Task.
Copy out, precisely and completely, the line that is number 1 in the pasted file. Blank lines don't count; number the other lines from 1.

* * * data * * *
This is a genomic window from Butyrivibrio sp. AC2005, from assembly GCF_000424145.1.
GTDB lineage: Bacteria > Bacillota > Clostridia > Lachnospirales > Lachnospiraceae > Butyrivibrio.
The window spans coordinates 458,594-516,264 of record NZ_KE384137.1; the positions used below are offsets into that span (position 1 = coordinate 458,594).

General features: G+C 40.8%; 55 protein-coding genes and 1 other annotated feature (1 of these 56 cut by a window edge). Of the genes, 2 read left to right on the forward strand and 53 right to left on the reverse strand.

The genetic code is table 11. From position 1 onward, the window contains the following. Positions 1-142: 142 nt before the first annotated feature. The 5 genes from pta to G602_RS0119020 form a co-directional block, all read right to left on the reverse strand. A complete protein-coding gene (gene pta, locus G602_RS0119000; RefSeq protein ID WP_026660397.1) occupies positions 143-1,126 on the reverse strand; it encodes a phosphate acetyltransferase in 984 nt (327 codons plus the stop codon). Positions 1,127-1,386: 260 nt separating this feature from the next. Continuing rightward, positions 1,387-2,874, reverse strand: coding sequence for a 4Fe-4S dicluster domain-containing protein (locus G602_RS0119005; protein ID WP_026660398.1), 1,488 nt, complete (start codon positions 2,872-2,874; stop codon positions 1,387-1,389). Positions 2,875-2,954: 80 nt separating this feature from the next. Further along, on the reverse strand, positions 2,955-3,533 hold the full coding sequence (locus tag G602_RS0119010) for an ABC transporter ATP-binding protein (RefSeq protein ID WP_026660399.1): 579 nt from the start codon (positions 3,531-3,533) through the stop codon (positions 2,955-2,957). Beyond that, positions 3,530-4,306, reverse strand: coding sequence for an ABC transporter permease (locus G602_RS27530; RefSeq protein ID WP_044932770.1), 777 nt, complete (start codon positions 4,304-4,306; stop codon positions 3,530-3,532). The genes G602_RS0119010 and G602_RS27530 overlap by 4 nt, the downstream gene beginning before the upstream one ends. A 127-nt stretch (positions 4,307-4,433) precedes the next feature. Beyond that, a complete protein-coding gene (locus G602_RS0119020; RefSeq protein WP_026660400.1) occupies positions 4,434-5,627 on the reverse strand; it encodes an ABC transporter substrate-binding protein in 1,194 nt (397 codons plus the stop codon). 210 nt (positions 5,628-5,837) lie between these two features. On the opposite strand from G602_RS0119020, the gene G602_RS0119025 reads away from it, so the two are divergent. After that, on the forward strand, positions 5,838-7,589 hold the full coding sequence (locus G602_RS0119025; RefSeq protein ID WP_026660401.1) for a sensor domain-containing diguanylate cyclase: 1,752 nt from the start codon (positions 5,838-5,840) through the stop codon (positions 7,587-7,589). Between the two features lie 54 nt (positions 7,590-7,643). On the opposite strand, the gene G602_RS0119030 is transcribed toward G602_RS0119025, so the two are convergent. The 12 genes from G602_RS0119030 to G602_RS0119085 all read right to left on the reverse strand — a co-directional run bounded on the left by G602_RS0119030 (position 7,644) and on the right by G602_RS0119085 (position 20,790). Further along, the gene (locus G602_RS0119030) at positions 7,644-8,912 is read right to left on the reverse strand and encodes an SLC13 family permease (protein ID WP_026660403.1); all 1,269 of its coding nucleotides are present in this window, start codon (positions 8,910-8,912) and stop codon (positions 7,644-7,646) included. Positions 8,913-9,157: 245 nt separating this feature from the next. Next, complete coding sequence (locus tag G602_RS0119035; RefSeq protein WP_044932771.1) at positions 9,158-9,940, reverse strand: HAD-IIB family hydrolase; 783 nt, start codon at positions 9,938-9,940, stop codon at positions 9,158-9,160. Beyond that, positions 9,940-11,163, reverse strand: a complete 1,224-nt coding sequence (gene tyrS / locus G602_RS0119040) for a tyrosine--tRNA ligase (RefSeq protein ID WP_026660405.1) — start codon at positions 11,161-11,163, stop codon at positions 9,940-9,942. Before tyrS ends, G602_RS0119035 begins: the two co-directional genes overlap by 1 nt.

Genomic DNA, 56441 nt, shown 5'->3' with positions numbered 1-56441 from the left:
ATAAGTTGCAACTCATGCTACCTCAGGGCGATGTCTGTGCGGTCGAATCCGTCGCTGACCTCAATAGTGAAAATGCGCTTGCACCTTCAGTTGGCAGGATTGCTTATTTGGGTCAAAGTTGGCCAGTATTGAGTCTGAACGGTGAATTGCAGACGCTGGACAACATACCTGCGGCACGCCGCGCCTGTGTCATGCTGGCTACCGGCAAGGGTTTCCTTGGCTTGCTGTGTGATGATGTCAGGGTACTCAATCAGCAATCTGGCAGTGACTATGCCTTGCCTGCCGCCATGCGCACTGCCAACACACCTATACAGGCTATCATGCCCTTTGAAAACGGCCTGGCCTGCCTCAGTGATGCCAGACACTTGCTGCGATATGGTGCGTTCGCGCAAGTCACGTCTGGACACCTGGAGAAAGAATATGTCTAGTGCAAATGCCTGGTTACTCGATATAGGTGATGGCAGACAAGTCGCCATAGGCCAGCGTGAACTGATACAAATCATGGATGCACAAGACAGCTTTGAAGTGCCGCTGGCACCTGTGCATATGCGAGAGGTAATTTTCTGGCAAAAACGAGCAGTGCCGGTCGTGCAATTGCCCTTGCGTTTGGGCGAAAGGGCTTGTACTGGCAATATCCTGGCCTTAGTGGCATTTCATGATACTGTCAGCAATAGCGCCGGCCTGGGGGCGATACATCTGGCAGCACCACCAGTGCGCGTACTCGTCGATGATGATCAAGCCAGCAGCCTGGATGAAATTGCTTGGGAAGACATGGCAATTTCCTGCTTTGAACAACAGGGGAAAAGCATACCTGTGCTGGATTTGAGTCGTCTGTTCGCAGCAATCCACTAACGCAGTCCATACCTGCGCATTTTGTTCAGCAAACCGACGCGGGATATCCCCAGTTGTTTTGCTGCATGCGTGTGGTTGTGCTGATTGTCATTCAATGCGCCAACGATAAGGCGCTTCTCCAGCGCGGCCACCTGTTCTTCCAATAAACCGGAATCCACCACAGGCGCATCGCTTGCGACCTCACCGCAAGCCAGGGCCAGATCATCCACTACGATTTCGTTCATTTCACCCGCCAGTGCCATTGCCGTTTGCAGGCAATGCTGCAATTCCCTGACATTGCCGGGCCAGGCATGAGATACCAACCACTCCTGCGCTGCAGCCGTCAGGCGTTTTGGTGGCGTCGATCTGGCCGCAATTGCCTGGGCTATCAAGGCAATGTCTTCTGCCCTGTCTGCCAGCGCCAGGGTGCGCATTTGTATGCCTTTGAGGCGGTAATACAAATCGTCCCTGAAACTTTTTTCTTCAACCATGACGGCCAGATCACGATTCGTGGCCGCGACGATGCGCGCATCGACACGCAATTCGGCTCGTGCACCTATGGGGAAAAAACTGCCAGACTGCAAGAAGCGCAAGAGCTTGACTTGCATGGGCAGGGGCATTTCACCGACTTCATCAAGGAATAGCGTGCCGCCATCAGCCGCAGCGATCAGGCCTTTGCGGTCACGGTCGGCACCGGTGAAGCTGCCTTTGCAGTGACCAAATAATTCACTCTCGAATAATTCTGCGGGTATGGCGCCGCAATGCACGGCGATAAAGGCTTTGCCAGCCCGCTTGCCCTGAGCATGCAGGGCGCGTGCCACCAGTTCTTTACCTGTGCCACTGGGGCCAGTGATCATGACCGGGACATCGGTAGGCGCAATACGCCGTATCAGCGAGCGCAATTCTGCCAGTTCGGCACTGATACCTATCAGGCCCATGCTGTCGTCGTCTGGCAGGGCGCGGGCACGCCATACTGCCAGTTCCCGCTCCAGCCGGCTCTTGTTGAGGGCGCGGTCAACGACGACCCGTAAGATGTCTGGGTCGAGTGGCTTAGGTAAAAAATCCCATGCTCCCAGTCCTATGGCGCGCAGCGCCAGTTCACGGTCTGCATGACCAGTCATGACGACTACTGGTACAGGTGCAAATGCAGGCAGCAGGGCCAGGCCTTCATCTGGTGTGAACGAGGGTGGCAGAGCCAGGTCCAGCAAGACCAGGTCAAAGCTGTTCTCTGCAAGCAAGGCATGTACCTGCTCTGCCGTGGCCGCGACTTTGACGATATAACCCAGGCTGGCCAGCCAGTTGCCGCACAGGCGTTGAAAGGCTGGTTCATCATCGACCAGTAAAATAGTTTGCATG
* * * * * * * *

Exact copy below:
This is a genomic window from Butyrivibrio sp. AC2005, from assembly GCF_000424145.1.